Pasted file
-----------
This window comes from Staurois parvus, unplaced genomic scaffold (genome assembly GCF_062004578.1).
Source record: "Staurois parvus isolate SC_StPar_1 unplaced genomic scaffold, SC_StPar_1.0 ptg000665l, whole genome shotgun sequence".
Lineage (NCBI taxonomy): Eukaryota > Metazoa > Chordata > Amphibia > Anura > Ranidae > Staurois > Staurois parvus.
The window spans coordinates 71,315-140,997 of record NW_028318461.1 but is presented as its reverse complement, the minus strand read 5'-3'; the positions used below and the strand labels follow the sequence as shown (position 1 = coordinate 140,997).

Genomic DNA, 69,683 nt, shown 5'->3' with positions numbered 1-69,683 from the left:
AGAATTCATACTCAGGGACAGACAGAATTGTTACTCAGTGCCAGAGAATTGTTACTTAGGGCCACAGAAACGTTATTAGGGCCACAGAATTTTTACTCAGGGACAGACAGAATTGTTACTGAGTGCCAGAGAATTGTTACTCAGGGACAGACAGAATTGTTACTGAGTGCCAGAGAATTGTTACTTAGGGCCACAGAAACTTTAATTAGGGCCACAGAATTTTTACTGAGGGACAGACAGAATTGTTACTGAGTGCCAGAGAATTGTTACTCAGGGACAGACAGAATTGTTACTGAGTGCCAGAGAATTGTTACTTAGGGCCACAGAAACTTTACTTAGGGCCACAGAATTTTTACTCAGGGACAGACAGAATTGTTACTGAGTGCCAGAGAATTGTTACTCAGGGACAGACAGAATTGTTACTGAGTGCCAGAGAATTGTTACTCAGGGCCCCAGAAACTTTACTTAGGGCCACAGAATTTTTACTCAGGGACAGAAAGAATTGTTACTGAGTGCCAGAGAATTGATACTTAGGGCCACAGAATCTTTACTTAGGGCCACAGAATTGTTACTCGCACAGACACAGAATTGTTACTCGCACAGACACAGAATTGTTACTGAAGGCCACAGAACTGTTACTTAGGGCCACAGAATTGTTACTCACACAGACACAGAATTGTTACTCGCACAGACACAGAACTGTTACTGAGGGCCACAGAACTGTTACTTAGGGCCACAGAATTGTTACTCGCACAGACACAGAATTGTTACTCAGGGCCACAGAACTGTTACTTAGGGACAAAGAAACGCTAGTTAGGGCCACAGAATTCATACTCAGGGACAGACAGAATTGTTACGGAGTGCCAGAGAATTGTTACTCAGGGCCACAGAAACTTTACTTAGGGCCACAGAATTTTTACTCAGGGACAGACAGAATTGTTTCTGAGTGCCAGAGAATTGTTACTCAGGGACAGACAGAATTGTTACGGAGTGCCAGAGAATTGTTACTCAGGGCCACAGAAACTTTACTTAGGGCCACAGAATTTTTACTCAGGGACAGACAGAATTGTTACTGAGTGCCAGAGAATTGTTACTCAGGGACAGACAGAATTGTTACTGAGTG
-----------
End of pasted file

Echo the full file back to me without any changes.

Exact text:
This window comes from Staurois parvus, unplaced genomic scaffold (genome assembly GCF_062004578.1).
Source record: "Staurois parvus isolate SC_StPar_1 unplaced genomic scaffold, SC_StPar_1.0 ptg000665l, whole genome shotgun sequence".
Lineage (NCBI taxonomy): Eukaryota > Metazoa > Chordata > Amphibia > Anura > Ranidae > Staurois > Staurois parvus.
The window spans coordinates 71,315-140,997 of record NW_028318461.1 but is presented as its reverse complement, the minus strand read 5'-3'; the positions used below and the strand labels follow the sequence as shown (position 1 = coordinate 140,997).

Genomic DNA, 69,683 nt, shown 5'->3' with positions numbered 1-69,683 from the left:
AGAATTCATACTCAGGGACAGACAGAATTGTTACTCAGTGCCAGAGAATTGTTACTTAGGGCCACAGAAACGTTATTAGGGCCACAGAATTTTTACTCAGGGACAGACAGAATTGTTACTGAGTGCCAGAGAATTGTTACTCAGGGACAGACAGAATTGTTACTGAGTGCCAGAGAATTGTTACTTAGGGCCACAGAAACTTTAATTAGGGCCACAGAATTTTTACTGAGGGACAGACAGAATTGTTACTGAGTGCCAGAGAATTGTTACTCAGGGACAGACAGAATTGTTACTGAGTGCCAGAGAATTGTTACTTAGGGCCACAGAAACTTTACTTAGGGCCACAGAATTTTTACTCAGGGACAGACAGAATTGTTACTGAGTGCCAGAGAATTGTTACTCAGGGACAGACAGAATTGTTACTGAGTGCCAGAGAATTGTTACTCAGGGCCCCAGAAACTTTACTTAGGGCCACAGAATTTTTACTCAGGGACAGAAAGAATTGTTACTGAGTGCCAGAGAATTGATACTTAGGGCCACAGAATCTTTACTTAGGGCCACAGAATTGTTACTCGCACAGACACAGAATTGTTACTCGCACAGACACAGAATTGTTACTGAAGGCCACAGAACTGTTACTTAGGGCCACAGAATTGTTACTCACACAGACACAGAATTGTTACTCGCACAGACACAGAACTGTTACTGAGGGCCACAGAACTGTTACTTAGGGCCACAGAATTGTTACTCGCACAGACACAGAATTGTTACTCAGGGCCACAGAACTGTTACTTAGGGACAAAGAAACGCTAGTTAGGGCCACAGAATTCATACTCAGGGACAGACAGAATTGTTACGGAGTGCCAGAGAATTGTTACTCAGGGCCACAGAAACTTTACTTAGGGCCACAGAATTTTTACTCAGGGACAGACAGAATTGTTTCTGAGTGCCAGAGAATTGTTACTCAGGGACAGACAGAATTGTTACGGAGTGCCAGAGAATTGTTACTCAGGGCCACAGAAACTTTACTTAGGGCCACAGAATTTTTACTCAGGGACAGACAGAATTGTTACTGAGTGCCAGAGAATTGTTACTCAGGGACAGACAGAATTGTTACTGAGTG